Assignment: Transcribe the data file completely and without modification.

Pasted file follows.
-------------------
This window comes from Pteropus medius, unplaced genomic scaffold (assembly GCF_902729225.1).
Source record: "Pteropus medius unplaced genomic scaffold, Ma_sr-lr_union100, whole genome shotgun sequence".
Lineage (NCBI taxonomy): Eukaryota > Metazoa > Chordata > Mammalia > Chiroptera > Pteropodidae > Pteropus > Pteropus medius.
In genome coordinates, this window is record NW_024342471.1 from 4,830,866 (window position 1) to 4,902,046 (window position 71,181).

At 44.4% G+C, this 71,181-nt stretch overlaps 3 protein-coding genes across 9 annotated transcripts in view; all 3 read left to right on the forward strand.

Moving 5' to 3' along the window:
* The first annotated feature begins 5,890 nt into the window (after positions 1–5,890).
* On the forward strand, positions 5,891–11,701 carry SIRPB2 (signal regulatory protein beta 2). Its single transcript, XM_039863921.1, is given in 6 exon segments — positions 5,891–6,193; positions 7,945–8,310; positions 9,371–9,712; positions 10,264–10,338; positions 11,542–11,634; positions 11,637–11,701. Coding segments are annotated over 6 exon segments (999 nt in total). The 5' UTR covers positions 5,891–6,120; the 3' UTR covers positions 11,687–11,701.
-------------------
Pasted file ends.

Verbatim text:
This window comes from Pteropus medius, unplaced genomic scaffold (assembly GCF_902729225.1).
Source record: "Pteropus medius unplaced genomic scaffold, Ma_sr-lr_union100, whole genome shotgun sequence".
Lineage (NCBI taxonomy): Eukaryota > Metazoa > Chordata > Mammalia > Chiroptera > Pteropodidae > Pteropus > Pteropus medius.
In genome coordinates, this window is record NW_024342471.1 from 4,830,866 (window position 1) to 4,902,046 (window position 71,181).

At 44.4% G+C, this 71,181-nt stretch overlaps 3 protein-coding genes across 9 annotated transcripts in view; all 3 read left to right on the forward strand.

Moving 5' to 3' along the window:
* The first annotated feature begins 5,890 nt into the window (after positions 1–5,890).
* On the forward strand, positions 5,891–11,701 carry SIRPB2 (signal regulatory protein beta 2). Its single transcript, XM_039863921.1, is given in 6 exon segments — positions 5,891–6,193; positions 7,945–8,310; positions 9,371–9,712; positions 10,264–10,338; positions 11,542–11,634; positions 11,637–11,701. Coding segments are annotated over 6 exon segments (999 nt in total). The 5' UTR covers positions 5,891–6,120; the 3' UTR covers positions 11,687–11,701.